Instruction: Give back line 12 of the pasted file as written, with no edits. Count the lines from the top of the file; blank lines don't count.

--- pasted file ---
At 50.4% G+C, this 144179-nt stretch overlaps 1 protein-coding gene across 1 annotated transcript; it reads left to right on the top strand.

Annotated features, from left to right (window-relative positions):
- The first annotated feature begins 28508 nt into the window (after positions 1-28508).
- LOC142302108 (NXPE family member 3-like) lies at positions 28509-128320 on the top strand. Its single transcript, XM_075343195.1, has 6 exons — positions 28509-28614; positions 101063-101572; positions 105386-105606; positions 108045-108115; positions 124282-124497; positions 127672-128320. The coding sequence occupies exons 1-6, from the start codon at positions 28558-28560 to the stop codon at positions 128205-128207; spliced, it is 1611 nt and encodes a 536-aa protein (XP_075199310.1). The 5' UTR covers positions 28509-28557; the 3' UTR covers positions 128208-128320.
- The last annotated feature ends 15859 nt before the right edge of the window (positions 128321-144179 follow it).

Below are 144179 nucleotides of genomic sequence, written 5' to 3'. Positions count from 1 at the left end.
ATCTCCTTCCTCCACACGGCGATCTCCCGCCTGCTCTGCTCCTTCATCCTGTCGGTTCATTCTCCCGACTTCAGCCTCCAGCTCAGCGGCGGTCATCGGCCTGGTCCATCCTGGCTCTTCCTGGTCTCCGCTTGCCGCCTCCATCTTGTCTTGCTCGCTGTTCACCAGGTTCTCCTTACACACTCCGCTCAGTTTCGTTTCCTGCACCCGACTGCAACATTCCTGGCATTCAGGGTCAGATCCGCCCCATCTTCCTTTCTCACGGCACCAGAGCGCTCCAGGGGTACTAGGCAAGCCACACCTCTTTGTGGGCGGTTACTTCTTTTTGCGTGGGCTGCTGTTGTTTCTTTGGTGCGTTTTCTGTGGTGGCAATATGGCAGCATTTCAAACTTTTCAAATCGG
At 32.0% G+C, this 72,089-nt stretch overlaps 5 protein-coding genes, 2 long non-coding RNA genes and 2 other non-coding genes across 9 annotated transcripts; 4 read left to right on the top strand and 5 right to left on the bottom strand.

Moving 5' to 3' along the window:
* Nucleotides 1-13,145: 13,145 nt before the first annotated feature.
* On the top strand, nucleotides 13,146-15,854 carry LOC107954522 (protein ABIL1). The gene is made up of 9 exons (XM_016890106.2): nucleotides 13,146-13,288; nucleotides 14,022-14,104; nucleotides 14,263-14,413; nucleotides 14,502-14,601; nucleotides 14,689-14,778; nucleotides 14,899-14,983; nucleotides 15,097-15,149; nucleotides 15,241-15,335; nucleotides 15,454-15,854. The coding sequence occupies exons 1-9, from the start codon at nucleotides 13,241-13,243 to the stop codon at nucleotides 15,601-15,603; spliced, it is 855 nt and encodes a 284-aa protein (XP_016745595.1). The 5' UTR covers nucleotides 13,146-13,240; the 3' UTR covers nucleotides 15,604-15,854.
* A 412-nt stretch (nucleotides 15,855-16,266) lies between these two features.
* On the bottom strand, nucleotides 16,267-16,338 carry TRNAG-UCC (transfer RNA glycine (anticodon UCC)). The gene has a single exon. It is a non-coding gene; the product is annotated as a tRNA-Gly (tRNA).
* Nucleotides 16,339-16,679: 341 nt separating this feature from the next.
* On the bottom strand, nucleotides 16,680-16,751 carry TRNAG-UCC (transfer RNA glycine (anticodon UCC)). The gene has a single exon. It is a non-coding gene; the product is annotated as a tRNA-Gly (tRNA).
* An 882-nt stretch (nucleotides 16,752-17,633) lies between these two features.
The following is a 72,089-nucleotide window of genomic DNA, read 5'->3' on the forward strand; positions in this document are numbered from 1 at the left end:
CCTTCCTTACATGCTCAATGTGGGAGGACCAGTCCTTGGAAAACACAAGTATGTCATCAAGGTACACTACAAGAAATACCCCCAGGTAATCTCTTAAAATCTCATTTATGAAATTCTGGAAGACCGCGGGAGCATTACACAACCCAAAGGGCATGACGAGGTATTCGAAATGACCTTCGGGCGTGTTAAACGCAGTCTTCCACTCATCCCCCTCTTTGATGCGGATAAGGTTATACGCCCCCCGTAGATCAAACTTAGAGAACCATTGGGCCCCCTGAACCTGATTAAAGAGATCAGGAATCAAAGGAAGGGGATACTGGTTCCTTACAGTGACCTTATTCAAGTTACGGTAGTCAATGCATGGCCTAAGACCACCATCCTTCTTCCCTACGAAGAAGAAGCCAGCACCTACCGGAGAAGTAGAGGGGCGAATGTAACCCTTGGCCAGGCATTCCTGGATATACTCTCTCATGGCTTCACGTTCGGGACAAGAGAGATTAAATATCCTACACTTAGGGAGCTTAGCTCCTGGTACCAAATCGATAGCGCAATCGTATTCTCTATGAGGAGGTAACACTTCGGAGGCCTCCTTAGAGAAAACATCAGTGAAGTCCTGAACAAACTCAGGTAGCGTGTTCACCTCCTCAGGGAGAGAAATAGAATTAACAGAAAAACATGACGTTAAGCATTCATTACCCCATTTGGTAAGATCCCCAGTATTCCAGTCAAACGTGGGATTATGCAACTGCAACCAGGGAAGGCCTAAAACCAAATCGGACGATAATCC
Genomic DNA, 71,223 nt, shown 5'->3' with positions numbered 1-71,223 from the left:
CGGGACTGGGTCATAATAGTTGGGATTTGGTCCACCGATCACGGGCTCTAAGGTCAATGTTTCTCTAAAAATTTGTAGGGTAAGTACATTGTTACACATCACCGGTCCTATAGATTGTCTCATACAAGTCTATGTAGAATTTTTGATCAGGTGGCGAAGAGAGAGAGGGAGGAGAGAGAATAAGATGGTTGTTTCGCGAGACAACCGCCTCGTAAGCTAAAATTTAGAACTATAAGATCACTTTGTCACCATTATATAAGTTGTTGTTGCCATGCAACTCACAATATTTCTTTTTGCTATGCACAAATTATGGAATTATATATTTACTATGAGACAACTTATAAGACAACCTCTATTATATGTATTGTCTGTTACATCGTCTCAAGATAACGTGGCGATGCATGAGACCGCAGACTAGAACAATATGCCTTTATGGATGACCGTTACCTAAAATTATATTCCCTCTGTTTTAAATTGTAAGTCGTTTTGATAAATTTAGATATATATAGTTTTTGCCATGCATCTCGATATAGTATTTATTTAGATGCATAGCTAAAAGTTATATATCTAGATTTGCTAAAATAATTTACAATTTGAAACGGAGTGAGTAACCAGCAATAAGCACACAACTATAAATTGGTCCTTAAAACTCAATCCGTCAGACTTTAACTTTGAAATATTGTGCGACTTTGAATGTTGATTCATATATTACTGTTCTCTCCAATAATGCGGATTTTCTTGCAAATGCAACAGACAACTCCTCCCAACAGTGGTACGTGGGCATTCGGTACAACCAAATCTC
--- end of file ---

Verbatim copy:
* A 412-nt stretch (nucleotides 15,855-16,266) lies between these two features.